I'm basically just a trombonist along for the ride, so I feel I can write this and not be boasting:
Over the last four and one-half years, the Rats & People Motion Picture Orchestra has composed a body of work, in both scope and volume, that is remarkable. In total, 10 hours and 43 minutes of music has been composed over the last four and one-half years. If the average length of a symphony is roughly 30 minutes, then that's 21 symphonies-worth of compositional output.
More remarkable is that the vast majority of this 21 symphonies-worth of composition is the work of two people: Matt Pace and Brien Seyle. (Each of the ensemble's other members have contributed slivers of score here and there, and Kevin O'Connor has written two 20-minute scores.) Even with most of the compositional work split between two people, that's a remarkable amount of output for each person.
Still more remarkable (to me, anyway) is that the entirety of this gigantic body of work has been composed without grants, or fellowships, or stipends. It's truly phenomenal. It's been truly phenomenal for me to see and to perform. Again ... I'm not boasting. I'm really just along for the ride.
That's not to say that the ensemble hasn't received crucial support and encouragement from the film arts and music community. The Webster University Film Series, Cinema St. Louis and the Lee School in Columbia, MO each in a very real sense have commissioned most of the ensemble's work, offering the ensemble sponsorship, space, and what amount of scratch they can gather for the ensemble to premiere new work to the public. Local "rock" venues including Off Broadway, El Lenador and the Heavy Anchor (as well as some backyard owners who shall remain nameless) have welcomed the ensemble with open arms. The Ragtag Cinema in Columbia has hosted the ensemble several times. Ragtag has become the ensemble's "home away from home" in many respects.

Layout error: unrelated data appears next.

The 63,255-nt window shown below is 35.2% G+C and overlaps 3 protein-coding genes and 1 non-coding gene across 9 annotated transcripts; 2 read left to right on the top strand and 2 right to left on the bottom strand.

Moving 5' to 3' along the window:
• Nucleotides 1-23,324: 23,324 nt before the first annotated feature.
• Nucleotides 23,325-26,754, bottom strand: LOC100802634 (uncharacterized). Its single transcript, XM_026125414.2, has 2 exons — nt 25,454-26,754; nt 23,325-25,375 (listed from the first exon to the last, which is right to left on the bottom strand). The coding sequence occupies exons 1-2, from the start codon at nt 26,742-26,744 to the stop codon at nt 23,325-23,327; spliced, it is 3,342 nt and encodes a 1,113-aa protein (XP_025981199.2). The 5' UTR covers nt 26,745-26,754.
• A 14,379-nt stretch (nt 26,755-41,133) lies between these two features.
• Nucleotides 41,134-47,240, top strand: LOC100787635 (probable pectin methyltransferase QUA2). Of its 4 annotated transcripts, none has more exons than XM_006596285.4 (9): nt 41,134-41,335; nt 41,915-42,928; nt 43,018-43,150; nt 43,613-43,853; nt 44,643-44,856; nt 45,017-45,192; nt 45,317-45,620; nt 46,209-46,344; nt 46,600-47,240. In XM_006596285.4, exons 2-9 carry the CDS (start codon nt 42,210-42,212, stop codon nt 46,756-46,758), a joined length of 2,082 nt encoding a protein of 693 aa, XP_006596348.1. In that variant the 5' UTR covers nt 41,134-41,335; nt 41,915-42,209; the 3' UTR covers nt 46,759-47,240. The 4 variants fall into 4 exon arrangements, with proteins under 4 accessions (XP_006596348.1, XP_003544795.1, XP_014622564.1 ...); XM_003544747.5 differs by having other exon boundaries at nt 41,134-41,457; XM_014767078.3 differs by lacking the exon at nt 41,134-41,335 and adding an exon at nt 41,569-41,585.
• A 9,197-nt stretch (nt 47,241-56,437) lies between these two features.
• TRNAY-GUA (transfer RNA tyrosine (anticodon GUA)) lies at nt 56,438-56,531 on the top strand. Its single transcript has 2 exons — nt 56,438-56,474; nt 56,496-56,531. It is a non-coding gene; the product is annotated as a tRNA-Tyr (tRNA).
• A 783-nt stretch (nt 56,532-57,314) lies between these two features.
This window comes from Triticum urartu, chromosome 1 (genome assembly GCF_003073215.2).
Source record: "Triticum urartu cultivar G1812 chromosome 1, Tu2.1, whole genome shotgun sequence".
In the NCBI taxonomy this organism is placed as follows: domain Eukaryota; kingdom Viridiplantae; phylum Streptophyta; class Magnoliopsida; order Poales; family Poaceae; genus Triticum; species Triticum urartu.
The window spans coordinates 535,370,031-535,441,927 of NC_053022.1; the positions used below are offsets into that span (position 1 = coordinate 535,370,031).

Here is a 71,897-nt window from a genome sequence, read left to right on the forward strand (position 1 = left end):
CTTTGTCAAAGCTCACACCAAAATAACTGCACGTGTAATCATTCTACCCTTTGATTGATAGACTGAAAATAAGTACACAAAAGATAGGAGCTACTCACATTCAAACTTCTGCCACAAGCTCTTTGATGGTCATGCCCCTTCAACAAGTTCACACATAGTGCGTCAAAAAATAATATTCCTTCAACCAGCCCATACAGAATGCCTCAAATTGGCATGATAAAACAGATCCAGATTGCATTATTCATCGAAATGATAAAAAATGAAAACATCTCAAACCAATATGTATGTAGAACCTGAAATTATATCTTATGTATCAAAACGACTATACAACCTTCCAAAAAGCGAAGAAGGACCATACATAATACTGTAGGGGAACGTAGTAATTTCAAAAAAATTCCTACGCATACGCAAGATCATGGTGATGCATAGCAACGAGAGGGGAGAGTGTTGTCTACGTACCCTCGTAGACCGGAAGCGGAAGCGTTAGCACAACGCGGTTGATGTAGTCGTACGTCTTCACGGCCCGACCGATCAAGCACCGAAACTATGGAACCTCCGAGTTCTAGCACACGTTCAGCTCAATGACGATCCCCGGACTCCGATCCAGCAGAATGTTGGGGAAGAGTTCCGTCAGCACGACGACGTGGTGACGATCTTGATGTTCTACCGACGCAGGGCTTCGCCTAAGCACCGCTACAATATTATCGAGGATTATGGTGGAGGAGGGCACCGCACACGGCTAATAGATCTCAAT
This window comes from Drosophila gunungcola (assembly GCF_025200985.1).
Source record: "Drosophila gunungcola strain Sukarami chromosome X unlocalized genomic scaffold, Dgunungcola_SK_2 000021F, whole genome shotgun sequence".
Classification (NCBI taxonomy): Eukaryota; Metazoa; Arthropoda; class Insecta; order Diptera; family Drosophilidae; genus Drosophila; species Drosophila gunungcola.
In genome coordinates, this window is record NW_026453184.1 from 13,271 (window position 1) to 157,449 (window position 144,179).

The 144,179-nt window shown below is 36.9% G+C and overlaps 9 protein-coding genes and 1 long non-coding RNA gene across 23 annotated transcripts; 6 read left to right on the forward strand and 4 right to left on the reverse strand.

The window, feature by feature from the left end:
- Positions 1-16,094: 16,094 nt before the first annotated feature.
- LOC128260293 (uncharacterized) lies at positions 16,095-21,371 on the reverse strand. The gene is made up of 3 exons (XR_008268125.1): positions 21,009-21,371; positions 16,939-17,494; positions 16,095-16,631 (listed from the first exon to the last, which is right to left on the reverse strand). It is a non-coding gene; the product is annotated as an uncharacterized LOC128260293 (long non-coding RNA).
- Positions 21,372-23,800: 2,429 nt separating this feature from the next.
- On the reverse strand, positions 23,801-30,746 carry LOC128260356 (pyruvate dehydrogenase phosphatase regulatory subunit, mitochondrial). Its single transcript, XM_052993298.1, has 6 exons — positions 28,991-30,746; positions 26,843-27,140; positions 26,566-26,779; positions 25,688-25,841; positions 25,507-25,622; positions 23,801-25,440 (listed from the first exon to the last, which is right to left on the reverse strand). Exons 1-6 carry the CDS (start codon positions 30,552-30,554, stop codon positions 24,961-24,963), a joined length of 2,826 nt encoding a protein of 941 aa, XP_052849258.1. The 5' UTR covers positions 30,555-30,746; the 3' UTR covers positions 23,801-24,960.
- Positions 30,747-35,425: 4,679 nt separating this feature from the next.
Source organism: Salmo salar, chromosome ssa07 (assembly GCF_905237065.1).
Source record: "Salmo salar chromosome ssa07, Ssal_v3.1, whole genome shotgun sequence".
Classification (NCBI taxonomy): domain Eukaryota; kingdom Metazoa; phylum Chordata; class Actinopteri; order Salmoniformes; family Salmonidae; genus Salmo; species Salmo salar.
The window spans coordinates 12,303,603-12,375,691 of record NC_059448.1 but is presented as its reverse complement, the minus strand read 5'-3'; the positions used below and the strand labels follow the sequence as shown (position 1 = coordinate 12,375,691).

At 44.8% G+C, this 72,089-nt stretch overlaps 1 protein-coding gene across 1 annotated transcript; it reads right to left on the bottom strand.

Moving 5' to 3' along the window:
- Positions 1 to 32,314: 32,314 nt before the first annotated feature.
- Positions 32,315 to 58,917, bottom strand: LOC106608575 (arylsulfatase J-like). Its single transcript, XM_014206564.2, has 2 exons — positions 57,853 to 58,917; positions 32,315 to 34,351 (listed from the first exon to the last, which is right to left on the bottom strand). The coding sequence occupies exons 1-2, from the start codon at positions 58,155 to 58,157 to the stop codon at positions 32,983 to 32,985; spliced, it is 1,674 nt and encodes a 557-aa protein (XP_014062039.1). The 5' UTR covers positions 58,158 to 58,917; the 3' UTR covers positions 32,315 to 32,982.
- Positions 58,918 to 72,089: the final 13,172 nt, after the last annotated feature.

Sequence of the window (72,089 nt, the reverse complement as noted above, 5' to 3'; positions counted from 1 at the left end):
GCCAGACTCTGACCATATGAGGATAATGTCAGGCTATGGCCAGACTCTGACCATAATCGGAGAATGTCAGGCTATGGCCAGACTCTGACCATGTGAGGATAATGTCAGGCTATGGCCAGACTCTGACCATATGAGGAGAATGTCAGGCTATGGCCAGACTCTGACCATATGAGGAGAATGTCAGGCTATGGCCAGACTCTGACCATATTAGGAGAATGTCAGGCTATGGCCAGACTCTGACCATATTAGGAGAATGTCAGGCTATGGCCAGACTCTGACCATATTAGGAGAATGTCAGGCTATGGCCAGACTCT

And, of course, all of the people who bother to come and see and hear us, and all of the bands who have been nice enough to share a bill with us.
The photograph above was taken roughly two years ago. I love this photograph. It was taken after we performed our score to Go West for the students, parents and faculty of Lee School in the Missouri Theatre in Columbia. It was a beautiful performance in a beautiful place. The students laughed hysterically at every gag. Their laughter filled up that big room as much as and often more than our music did. We were all making the soundtrack together.
I love this photograph for a lot of reasons, and one big reason is that the photograph depicts us as if we've just arrived at some new place - as if we're all peering at something ahead of us. That performance really felt like that to me: an arrival for the ensemble.
Next Thursday April 5th at the Luminary, I feel that an arrival of sorts will happen again for the ensemble. The Rats & People Motion Picture Orchestra opens for the legendary songwriter, composer and arranger Van Dyke Parks. It's a remarkable opportunity for us, and a remarkable event as our admiration for Parks has now come full-circle. It feels like another arrival.
So ... back to the phenomenal ... and here I will boast (because it's a civic boast):
None of this - not the 21 symphonies-worth of composition - not the ensemble's beautiful show in Columbia - not the ensemble's opportunity to perform on the same bill as a bona fide genius - none of this would have happened without St. Louis. None of this would have happened without an arts and music community that cares less about who you know and more about what you do. Our willingness to support each other's endeavors is a willingness to cultivate the best out of each other. Take it from me, this is very rare and special for a "scene."
There's been a lot of talk lately that our town's arts and music scene is at or close to a tipping point - that it has or is about to "arrive" on a more national profile. I think that talk is correct.
If and when we do "arrive," let's remember how we arrived. Let's remember how to sustain ourselves toward the next arrival.
(Maybe I'll see you Thursday, April 5th at the Luminary?)